Importantly, our results suggest that those who most need psychosocial healthcare are not those who report receiving it, since patients with prior anxiety or depression and with severe comorbidity more frequently reported lacking psychosocial healthcare. Moreover, older patients and women report worse mental health related to heart disease such as anxiety, depression and poor quality of life.7 9 47 Also, people being outside the labour force more frequently reported lacking psychosocial healthcare.
Type of heart disease most strongly predicted patient-reported lack of psychosocial healthcare, especially among patients with AF. Recent studies have shown that psychosocial problems are frequent among patients with AF,7 and depression increase the risk of incident AF.48 Thus, the results of our study call for special attention targeting patients with AF. The national clinical guidelines on cardiac rehabilitation covered HF, HVS and IHD and not AF when this study was conducted.39 This may partly explain why AF was found to be the strongest predictor. However, the relatively large differences between patients with HF, HVS and IHD indicate that healthcare professionals’ understanding of the patient groups’ conditions and needs may also be an important aspect.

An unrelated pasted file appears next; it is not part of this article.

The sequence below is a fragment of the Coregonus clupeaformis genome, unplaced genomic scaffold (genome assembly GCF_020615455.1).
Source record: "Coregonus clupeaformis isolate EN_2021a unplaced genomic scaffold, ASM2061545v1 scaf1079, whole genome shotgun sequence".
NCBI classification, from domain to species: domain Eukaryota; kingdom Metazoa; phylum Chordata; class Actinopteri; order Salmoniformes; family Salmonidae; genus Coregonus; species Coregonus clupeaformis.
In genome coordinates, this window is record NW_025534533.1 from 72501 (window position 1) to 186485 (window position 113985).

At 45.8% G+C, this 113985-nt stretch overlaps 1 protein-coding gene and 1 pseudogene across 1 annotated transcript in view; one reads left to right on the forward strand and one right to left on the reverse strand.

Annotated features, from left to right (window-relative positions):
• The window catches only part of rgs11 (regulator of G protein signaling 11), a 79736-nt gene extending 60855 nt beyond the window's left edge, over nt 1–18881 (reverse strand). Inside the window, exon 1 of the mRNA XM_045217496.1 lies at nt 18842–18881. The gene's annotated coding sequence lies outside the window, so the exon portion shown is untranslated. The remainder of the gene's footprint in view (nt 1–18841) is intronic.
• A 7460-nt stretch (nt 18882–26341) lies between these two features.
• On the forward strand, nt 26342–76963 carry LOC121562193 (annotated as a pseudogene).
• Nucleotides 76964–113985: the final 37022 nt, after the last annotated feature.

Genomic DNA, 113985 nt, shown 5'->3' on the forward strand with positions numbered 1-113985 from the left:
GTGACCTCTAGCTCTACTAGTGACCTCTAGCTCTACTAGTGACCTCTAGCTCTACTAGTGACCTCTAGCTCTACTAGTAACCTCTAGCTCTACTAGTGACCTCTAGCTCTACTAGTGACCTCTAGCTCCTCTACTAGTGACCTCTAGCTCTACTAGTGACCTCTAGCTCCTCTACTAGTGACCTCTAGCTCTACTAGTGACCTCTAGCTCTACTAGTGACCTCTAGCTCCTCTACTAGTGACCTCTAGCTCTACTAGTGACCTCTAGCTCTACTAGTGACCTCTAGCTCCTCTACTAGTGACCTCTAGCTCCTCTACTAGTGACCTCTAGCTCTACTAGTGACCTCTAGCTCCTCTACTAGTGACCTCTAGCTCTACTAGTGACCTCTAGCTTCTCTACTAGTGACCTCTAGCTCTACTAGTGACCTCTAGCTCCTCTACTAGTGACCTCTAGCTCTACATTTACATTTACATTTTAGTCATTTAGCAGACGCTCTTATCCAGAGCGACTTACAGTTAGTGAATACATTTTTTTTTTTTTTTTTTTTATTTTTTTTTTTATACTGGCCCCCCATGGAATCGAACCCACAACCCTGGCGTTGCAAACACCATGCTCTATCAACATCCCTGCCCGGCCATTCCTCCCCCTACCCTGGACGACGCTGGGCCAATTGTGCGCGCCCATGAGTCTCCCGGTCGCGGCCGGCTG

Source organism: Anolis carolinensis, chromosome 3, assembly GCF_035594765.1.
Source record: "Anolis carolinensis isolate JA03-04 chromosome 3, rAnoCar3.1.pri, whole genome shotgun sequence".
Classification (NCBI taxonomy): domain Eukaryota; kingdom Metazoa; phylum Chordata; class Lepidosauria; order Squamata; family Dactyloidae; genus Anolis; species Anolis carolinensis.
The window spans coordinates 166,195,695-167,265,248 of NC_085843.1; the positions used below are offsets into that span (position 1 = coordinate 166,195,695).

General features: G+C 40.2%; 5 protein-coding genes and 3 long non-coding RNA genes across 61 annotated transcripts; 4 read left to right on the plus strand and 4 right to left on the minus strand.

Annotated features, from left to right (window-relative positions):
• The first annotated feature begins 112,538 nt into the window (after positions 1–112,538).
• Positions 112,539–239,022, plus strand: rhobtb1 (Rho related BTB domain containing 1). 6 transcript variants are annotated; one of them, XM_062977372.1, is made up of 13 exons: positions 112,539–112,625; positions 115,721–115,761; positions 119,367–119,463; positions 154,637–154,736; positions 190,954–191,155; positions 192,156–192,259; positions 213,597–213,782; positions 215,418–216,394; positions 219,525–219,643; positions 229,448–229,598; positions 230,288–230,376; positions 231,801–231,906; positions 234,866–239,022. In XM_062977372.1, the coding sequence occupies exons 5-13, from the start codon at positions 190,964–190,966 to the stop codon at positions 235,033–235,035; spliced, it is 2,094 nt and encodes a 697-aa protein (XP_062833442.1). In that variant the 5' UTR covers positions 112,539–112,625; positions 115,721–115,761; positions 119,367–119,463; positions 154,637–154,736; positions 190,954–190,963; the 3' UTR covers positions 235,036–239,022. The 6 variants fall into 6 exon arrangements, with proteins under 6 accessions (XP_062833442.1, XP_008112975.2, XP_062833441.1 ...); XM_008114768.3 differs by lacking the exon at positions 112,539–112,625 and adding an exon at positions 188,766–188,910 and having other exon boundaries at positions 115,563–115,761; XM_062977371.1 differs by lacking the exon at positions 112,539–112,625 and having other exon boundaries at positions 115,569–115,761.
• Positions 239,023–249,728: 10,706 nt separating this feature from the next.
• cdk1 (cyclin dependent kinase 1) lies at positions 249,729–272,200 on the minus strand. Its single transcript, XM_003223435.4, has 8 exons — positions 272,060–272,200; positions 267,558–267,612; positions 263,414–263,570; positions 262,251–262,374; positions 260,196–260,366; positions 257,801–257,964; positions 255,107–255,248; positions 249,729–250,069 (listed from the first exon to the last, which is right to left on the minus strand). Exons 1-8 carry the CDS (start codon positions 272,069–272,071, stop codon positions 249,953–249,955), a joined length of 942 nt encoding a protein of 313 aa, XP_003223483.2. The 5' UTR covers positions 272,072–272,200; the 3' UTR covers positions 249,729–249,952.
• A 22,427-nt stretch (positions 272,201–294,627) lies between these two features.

Our results indicate that GPs play a key role in ensuring psychosocial care. Similarly, a previous study concluded that screening for depression, although inadequate, seemed to be more frequent in general practice than at the hospital.36
Current clinical guidelines in Denmark do not offer specific interventions or communication strategies for preventing and treating psychosocial risk factors, whereas the ESC guidelines are more comprehensive.1 39 However, the placement of responsibility and skills requirements for clinicians to provide psychosocial care are not addressed. Moreover, initiatives should be launched to facilitate implementation, such as training healthcare staff and students to provide psychosocial care.